This means that the industry is often “flying blind” with respect to the experience it delivers, and the impact of the choices it makes over allocating network resources. That is not a recipe for long-term success if we are to take control over the quality of the service and responsibility for the experience we deliver.

Bridging the ideal to the pragmatic

What is missing is a common industry approach to evolving our quality management practises. This is not a problem that is confined to any one operator, vendor or market, but crosses the whole digital supply chain.

I see the need for the following:

  • For key industry bodies (like TMForum and IEEE) to step up and identify the “ideal” and describe what the destination of complete visibility and control looks like. What is possible, how can it be achieved, and what are the steps to get there?
  • For a framework to describe the management system to deliver the ideal, and a capability maturity model to help people locate their current reality and take appropriate next steps on the journey. This documents the processes and practises required at each stage of development.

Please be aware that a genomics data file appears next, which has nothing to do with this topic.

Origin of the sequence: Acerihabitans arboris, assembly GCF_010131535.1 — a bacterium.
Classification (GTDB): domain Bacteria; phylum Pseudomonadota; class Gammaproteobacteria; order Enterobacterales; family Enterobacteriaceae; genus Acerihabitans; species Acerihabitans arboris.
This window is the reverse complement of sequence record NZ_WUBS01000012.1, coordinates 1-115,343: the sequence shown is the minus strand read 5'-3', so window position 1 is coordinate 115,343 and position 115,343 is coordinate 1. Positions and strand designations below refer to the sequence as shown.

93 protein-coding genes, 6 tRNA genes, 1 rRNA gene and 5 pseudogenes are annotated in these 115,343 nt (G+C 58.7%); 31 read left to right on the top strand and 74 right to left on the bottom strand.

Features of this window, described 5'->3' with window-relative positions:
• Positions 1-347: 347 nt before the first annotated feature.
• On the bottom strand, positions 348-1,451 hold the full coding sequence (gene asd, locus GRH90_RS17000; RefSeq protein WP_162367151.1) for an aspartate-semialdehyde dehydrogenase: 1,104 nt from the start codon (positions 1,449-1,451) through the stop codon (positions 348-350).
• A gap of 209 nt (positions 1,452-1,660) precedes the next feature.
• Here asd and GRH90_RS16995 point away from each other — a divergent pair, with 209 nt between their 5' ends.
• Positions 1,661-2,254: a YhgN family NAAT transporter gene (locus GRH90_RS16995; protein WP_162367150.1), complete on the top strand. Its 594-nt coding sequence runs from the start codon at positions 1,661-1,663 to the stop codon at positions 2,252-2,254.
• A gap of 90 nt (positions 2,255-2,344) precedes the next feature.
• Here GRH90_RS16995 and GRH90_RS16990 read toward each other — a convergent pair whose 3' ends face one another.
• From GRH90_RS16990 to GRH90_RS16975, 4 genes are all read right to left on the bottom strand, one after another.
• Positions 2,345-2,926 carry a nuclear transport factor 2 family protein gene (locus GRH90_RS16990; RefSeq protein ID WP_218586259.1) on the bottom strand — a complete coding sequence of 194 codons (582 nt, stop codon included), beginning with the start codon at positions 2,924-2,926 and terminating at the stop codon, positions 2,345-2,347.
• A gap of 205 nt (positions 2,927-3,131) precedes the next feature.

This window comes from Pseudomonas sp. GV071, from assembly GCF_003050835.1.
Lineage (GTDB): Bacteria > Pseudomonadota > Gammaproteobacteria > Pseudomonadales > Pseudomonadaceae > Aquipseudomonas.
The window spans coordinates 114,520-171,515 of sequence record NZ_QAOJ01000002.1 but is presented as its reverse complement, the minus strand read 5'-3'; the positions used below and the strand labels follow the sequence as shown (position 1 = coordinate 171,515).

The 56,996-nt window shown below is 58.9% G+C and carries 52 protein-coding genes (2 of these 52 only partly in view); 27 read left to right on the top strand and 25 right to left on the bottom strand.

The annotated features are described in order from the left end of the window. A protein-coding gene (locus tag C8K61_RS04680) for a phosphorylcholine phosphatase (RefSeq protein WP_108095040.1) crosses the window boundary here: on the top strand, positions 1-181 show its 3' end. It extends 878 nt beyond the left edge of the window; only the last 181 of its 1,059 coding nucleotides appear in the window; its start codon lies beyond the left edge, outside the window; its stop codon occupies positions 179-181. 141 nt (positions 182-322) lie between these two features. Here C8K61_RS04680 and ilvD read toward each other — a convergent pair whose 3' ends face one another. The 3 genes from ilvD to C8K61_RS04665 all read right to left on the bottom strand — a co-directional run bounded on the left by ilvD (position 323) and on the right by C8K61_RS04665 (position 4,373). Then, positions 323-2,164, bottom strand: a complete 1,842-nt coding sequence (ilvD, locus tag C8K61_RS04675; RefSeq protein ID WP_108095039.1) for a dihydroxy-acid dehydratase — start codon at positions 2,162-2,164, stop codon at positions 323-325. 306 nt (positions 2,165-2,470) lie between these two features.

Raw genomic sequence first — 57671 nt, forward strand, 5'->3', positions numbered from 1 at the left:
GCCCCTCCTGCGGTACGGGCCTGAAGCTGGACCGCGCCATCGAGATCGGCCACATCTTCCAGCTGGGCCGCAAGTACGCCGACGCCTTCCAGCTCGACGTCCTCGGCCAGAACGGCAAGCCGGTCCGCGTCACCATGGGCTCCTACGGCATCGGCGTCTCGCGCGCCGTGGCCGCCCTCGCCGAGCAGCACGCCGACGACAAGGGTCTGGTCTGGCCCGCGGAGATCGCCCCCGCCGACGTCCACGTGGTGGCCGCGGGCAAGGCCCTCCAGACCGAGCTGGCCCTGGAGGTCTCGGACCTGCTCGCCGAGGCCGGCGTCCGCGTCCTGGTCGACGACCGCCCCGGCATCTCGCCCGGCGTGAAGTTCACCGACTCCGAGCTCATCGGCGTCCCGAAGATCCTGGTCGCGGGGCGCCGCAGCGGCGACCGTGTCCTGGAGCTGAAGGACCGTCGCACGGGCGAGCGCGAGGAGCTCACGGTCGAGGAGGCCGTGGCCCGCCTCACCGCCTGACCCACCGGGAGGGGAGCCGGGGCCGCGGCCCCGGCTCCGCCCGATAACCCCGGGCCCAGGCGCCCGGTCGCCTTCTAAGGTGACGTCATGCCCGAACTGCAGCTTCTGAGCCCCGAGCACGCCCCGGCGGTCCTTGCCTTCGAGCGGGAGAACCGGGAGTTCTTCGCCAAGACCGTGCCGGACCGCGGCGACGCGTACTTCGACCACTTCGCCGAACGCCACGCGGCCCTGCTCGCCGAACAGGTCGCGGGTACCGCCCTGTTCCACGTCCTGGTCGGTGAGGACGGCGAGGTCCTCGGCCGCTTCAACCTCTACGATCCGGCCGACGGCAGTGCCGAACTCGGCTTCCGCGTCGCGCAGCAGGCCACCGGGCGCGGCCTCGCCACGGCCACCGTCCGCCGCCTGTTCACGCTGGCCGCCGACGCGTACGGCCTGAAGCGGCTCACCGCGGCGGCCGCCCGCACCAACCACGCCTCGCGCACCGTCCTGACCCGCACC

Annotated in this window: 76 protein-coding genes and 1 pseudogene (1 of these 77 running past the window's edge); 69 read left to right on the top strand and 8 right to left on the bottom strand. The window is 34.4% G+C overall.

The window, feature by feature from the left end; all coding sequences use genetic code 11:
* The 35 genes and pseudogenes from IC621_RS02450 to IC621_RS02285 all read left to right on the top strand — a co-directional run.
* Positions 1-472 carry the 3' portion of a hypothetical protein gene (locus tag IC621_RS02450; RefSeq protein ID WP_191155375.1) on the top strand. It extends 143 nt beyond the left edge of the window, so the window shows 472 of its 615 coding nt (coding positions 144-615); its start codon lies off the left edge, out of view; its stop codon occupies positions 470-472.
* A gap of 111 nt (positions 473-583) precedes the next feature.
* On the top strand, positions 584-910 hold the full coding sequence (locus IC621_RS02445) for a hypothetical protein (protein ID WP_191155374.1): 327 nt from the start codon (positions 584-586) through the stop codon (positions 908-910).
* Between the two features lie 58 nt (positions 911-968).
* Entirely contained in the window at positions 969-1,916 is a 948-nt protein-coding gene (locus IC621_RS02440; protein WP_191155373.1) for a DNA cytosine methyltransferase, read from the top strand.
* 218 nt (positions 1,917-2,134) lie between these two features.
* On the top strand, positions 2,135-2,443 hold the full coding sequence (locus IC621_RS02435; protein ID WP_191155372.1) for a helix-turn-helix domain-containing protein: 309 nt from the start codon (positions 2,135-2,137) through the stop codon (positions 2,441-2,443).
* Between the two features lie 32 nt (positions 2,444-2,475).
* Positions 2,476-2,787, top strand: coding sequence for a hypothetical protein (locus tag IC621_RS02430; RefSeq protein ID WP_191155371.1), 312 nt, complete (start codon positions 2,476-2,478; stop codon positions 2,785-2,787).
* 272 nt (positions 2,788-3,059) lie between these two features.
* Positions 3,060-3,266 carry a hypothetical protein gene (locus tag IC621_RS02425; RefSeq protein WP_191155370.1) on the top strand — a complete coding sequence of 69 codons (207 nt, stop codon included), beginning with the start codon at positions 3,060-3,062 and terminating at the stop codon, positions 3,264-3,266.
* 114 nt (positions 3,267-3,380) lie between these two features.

• For analysts to be able to locate vendors and products within that framework, so that technologies are adopted at the appropriate level of maturity for an organisation and its ambitions.
  • For a technological capability to benchmark current measurement and management techniques to understand the limits of their application. We can then safely exploit what we already have, and take capability upgrades to the next level of visibility and control as and when necessary.
  • The way to bring the measurement and management “ideal” out of the lab into the mainstream is initially to disseminate it among the R&D community, and incorporate it into product development and evaluation processes in the lab. Only later can it become part of the operational tools used to measure and optimise deployed systems in live operation.

    Multiple consulting engagements with “big name” equipment vendors and operators have taught me that the industry is somewhat lost when it comes to managing quality. The mainstream consulting organisations lack the necessary scientific understanding and practical experience to help them. This opens up an opportunity for boutique consultancies like my own to fill the gap. My job is to define the “ideal” destination, and describe the journey to complete visibility and control, without forcing people to engage in infeasible jumps of capability on the way.